New Delhi: The Supreme Court has held that the Central Bureau of Investigation does not require consent of the concerned state government to register a case of corruption and other offences against any private individual, as the consent is required only if the investigation relates to public servants.
The ruling by a 2-judge Bench of Justices A. M. Khanwilkar and Bhushan Ramkrishna Gavai in an Uttar Pradesh case will have a significant impact on Maharashtra and half a dozen non-BJP ruled states that have withdrawn their general consent to the CBI. This is because as per the court ruling the state governments cannot prevent the agency from registering cases against private citizens.
The 22-page judgment penned by Justice Gavai also approves post-facto consent by the state government, holding that it would not vitiate the probe, provided no prejudice is caused to the accused due to the lack of the prior consent.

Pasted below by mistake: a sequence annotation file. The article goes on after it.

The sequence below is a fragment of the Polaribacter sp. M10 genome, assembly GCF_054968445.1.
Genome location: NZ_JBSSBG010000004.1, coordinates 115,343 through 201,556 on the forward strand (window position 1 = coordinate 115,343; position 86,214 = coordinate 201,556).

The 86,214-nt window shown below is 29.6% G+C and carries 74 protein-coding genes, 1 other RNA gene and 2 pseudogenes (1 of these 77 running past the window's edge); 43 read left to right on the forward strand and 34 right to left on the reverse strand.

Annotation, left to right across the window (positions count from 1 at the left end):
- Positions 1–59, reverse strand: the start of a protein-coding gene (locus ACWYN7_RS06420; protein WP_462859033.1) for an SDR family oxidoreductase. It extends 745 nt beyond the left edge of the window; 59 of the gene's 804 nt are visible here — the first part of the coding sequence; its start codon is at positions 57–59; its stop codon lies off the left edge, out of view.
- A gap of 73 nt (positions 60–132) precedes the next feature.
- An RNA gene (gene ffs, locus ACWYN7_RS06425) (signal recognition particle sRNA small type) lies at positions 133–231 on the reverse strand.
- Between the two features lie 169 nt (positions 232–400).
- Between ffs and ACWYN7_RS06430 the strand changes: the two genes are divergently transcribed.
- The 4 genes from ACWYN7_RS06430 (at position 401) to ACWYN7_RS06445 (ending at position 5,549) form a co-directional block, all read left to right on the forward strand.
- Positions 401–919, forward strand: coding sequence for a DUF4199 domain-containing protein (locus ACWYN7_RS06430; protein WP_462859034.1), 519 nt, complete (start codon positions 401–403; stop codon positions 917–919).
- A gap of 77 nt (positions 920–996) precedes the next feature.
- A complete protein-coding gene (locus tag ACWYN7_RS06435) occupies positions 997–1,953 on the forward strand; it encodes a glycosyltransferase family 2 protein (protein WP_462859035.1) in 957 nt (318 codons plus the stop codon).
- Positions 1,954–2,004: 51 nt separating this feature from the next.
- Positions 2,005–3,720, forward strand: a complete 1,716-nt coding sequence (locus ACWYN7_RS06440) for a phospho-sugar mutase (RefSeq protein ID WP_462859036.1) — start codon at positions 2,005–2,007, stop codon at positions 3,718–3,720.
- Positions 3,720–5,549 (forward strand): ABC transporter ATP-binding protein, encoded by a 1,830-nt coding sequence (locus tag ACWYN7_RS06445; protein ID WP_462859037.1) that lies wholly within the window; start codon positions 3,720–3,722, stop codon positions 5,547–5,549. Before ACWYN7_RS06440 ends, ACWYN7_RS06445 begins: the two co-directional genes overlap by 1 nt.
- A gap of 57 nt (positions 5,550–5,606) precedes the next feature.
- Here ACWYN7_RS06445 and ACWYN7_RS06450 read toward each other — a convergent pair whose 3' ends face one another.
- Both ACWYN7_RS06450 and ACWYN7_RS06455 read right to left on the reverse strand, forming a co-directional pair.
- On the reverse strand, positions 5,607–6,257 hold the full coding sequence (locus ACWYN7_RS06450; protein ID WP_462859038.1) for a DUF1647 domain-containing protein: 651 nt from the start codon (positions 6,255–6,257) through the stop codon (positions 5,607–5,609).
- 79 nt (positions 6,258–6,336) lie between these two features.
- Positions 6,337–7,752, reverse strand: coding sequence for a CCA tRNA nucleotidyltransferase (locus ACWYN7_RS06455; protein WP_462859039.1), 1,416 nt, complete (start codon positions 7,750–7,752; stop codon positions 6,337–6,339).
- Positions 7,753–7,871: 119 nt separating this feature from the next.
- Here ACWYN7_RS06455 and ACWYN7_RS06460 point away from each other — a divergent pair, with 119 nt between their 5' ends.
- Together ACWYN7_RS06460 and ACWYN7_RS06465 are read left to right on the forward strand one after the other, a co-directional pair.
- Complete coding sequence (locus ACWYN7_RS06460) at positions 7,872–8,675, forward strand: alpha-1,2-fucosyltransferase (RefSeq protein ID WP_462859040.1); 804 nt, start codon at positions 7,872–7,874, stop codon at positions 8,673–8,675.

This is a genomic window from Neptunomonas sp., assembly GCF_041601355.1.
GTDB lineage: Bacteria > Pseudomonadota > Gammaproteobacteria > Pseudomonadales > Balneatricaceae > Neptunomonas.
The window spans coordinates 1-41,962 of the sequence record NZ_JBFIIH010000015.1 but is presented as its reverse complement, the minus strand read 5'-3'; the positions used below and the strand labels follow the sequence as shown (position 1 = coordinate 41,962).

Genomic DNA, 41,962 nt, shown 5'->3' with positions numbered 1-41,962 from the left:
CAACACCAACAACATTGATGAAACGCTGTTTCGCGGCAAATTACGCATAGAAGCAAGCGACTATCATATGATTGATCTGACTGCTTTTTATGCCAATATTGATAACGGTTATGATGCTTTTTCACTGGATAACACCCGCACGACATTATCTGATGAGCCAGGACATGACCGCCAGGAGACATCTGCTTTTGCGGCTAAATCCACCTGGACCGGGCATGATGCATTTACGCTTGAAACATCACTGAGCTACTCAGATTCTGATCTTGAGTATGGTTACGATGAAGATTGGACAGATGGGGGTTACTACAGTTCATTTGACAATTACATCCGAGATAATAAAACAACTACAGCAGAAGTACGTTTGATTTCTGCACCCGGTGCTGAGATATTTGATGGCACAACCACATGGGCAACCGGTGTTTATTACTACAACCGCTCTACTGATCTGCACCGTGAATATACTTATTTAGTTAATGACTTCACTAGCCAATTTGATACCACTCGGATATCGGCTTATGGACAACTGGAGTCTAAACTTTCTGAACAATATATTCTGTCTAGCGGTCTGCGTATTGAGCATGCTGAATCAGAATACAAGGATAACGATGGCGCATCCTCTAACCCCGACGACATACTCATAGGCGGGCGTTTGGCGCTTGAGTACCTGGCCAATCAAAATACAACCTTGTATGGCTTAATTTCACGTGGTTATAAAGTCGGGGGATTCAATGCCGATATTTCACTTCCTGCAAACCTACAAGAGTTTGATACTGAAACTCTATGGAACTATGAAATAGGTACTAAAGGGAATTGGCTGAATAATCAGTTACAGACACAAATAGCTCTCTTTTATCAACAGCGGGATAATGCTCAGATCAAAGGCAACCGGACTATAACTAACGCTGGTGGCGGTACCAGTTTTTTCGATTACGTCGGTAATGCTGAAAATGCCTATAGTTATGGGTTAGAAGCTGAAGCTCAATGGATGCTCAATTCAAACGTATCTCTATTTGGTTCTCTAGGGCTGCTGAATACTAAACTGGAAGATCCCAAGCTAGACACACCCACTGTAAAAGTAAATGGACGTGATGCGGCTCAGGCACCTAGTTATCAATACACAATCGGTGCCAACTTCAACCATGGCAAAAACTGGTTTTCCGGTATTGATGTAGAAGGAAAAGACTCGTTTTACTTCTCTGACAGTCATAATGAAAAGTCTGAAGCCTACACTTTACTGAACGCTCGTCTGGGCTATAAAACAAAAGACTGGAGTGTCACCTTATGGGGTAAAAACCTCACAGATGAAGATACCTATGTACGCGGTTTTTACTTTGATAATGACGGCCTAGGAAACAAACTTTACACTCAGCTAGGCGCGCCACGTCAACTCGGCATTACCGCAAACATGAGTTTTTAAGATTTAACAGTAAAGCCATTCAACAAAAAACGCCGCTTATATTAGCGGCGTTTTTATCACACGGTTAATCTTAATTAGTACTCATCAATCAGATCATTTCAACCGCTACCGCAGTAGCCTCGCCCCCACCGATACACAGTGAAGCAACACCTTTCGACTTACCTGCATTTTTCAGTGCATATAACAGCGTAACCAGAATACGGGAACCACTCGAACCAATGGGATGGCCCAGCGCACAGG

However, since there were no pleadings by two public servants made accused in the UP case on any prejudice caused to them on account of non-obtaining the prior consent under Section 6 of the DSPE Act, the court declined to interfere with the CBI probe.
The CBI enjoys powers to probe in any part of the country under the Delhi Special Police Establishment Act (DSPE Act) of 1946.
Rejecting the appeals by the private individuals as having "absolutely no merits," the Apex Court held that the CBI had "all the powers and jurisdiction" over registration of FIR against the private individuals for the offences punishable under the Prevention of Corruption Act and other offences. It noted that the FIR had not named any public servant of the state government.